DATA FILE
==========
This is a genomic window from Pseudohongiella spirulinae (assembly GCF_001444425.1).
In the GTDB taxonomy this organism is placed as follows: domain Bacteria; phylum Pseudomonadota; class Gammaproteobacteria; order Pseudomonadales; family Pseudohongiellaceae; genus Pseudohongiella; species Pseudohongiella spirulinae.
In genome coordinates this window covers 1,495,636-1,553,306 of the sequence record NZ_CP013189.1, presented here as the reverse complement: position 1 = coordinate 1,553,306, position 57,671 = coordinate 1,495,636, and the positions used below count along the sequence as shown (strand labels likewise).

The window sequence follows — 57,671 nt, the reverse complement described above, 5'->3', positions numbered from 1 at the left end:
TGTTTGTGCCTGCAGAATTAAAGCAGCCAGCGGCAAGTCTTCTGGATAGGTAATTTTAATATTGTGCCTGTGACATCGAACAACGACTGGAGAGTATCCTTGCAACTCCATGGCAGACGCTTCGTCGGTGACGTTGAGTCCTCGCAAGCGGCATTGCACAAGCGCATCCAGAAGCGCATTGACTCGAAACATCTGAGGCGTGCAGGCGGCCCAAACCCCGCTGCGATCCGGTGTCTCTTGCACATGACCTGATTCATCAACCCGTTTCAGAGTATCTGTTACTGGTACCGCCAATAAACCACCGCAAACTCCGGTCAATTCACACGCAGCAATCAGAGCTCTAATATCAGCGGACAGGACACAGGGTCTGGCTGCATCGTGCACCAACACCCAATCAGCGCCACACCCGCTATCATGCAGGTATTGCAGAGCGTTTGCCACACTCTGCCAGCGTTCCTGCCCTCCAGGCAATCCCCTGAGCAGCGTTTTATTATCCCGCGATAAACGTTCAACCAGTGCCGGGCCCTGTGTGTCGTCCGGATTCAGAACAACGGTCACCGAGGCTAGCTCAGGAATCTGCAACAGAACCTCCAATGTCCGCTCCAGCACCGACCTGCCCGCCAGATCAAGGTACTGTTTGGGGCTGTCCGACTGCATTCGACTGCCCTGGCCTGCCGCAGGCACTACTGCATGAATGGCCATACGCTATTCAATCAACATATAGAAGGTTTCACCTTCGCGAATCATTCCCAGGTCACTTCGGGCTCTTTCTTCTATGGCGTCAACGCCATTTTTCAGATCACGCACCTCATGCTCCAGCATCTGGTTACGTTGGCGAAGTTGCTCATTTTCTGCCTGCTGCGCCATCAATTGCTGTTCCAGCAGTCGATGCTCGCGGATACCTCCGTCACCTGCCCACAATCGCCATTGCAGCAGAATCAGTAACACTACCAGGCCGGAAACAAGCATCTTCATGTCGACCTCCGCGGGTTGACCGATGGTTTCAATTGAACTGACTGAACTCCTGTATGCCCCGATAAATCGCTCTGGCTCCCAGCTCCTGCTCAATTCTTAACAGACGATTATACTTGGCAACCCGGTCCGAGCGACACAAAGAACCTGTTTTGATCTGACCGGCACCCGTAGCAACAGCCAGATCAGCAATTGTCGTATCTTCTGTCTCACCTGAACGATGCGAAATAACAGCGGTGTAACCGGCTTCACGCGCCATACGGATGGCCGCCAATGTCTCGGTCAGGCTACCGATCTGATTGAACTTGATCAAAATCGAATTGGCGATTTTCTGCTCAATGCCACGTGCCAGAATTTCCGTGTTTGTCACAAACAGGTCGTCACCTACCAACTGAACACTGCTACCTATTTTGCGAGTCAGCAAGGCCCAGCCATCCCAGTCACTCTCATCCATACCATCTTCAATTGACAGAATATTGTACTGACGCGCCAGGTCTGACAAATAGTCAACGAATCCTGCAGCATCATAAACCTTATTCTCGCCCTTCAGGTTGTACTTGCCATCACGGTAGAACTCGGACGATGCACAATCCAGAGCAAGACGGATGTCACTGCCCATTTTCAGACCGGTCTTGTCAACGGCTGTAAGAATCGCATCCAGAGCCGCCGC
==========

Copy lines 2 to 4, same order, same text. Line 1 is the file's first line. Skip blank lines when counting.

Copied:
In the GTDB taxonomy this organism is placed as follows: domain Bacteria; phylum Pseudomonadota; class Gammaproteobacteria; order Pseudomonadales; family Pseudohongiellaceae; genus Pseudohongiella; species Pseudohongiella spirulinae.
In genome coordinates this window covers 1,495,636-1,553,306 of the sequence record NZ_CP013189.1, presented here as the reverse complement: position 1 = coordinate 1,553,306, position 57,671 = coordinate 1,495,636, and the positions used below count along the sequence as shown (strand labels likewise).

The window sequence follows — 57,671 nt, the reverse complement described above, 5'->3', positions numbered from 1 at the left end: